The month of Halloween is in full flow; the nights draw closer, the mornings mistier, and that black cat at the end of the street grows ever more ominous each time you pass. So, as every fancy dress lover’s favourite day of the year looms over us like a pumpkin-shaped apparition, there has never been a more appropriate time to look into the spookier side of our collections here at Gladstone’s Library…
Today, the revival of horror as a commercially appealing phenomenon in 21st Century cinema, combined with the spectacular rise of streaming services such as Netflix, has left us with unprecedented variety and accessibility when it comes to choosing how we want to scare ourselves sleepless. Furthermore, with technological developments continuing to enhance the quality of image and audio; these tales of hauntings, demonic possessions, and those vaguely creepy noises coming from the woods have never felt so realistic. 2018 truly is a utopia for fans of the genre, but how did those many ‘full moons’ ago fare? Did the very same things send shivers down their spines? Or were their tastes as perplexing as their sense of fashion? Maybe the library can provide us some answers. Be warned however, the following may chill you to your very core (or maybe just cause you a few slightly more anxious moments turning off the lights tonight).
It just so happens to be the very first item I chance across, when entering loosely Halloween-related searches into our online catalogue, that delivers the most intrigue, almost as if it wants to be found. In fact, it comes from William Gladstone’s very own personal collection; Tales of Wonder reads the title, an immaculate, brightly-coloured book dated all the way back to 1801. The exterior hardly screams blood and terror (see for yourself below), but perhaps more fittingly it entices its beholder, like the visual equivalent of a siren’s lure, or that mouth-watering gingerbread house from Hansel and Gretel.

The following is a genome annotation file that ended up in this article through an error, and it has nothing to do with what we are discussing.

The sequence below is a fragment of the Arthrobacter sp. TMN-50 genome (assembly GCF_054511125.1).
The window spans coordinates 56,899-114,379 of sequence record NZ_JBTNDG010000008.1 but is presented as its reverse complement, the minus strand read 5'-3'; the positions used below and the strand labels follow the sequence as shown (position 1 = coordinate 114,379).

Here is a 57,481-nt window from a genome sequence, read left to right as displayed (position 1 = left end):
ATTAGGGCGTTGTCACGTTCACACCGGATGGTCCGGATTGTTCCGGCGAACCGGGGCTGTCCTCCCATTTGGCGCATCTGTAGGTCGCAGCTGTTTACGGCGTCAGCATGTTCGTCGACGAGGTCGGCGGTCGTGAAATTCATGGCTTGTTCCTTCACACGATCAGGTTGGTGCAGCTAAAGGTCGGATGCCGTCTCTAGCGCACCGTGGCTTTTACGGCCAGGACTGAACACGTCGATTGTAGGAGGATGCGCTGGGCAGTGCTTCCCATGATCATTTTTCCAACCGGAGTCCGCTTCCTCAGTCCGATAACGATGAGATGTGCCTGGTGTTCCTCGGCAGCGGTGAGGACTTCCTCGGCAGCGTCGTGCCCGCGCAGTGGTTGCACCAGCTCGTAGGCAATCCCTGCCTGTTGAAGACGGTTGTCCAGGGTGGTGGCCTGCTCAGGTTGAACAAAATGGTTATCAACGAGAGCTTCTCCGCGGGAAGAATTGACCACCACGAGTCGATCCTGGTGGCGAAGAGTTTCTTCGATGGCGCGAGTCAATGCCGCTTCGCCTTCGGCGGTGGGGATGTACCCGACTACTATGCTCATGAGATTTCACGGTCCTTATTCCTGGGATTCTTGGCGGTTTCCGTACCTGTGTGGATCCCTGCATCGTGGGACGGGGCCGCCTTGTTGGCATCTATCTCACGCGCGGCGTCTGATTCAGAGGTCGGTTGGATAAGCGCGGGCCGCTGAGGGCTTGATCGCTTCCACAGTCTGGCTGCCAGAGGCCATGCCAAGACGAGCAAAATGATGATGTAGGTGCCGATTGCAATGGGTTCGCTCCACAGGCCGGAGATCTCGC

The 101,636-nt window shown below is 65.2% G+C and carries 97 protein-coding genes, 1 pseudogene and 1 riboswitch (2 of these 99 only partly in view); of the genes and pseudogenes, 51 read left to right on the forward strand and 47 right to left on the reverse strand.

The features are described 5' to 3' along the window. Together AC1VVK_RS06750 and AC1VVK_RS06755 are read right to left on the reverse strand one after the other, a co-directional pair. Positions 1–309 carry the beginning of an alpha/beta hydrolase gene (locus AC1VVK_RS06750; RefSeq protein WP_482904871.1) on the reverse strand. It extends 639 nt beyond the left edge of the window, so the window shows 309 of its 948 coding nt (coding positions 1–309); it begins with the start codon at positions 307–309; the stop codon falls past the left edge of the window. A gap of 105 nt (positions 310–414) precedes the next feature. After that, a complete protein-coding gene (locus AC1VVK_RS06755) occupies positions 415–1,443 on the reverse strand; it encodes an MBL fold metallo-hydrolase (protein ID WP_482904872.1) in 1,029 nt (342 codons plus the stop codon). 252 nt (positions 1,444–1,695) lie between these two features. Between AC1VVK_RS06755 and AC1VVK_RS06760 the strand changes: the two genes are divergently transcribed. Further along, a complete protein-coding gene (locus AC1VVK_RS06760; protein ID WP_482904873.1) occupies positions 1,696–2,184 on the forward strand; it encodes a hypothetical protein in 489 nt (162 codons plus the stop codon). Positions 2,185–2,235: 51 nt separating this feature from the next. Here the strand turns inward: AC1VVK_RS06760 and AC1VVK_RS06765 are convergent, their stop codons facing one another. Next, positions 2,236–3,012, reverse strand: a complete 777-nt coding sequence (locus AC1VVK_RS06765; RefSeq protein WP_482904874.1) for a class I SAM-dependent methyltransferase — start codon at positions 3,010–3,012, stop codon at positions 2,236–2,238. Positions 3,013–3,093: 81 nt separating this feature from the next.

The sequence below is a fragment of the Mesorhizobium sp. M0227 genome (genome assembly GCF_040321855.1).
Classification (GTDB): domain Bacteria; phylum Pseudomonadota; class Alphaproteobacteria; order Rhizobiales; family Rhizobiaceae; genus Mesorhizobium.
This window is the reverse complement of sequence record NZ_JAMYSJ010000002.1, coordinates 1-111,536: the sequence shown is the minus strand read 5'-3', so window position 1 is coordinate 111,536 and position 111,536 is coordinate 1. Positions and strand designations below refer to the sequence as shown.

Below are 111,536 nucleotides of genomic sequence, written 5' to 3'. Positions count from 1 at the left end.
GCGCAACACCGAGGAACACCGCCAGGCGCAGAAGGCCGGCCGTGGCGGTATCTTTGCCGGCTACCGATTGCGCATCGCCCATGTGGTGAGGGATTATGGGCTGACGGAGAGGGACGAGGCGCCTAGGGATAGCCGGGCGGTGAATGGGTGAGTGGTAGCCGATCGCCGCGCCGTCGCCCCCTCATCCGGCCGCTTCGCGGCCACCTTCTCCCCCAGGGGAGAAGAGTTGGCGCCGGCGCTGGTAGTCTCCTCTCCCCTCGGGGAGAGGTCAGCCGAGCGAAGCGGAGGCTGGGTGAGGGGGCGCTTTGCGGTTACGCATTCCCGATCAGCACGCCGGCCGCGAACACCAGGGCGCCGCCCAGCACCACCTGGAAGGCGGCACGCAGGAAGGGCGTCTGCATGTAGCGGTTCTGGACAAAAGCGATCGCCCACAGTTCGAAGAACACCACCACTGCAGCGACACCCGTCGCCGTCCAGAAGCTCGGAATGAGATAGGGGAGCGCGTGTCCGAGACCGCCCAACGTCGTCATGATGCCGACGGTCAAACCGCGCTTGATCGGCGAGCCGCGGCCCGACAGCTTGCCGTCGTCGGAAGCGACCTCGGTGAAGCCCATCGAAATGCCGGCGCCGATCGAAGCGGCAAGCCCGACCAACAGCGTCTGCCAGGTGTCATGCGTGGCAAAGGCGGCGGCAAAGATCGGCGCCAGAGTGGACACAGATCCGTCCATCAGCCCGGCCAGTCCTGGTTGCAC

Fortuitously enough, the act of turning the first page doesn’t leave me on the slow-cook setting in a witch’s oven; rather, within I find an array of self-contained short-stories, poems and ballads, a fascinating and often haunting compilation featuring a variety of authors of differing origin. There is clearly much to see here, but for the purposes of length and time (and since we’re already on the theme of ‘first found’) I will be examining the opening work only, M.G. Lewis’ ‘Bothwell’s Bonny Jane’. This tale takes place in an oh-so-classic horror setting, the remote castle (this one being in Scotland), and tells the story of a love-struck young bride named Jane who is betrothed to marry a man other than her heart’s desire under order of her father. In a state of desperation, she confides in a visiting abbot, begging for his assistance. Seemingly won over by sympathy, the abbot agrees to help, instructing her to watch from the castle gate at night for a flame in the window of the nearby chapel, promising then to take her to her beloved. After two nights with no sign, she finally spots the signal on “All-hallow-E’en” (ominously enough), and gladly flees the castle. However, upon meeting the abbot, it becomes apparent that she has been iniquitously deceived; “thou art mine now” he utters as he abducts her onto a waiting boat. Upon making his escape across the adjacent river the weather suddenly turns violent and the boatman aiding the abbot stresses that the vessel will sink unless they shed weight immediately, intimating that losing Jane would solve this. The abbot responds by mercilessly drowning her, plunging her head beneath the waves. He yells at the boatman to row on, but then watches in shock as his accomplice morphs into an indeterminate hostile entity ‘With burning steel his temples bound, Throbb’d quick and high with fiery pangs; He roll’d his blood-shot eyeballs round, And furious gnash’d his iron fangs.’ “Thy cup is full!” the spirit exclaims, before proceeding to drag the abbot to the depths of the water.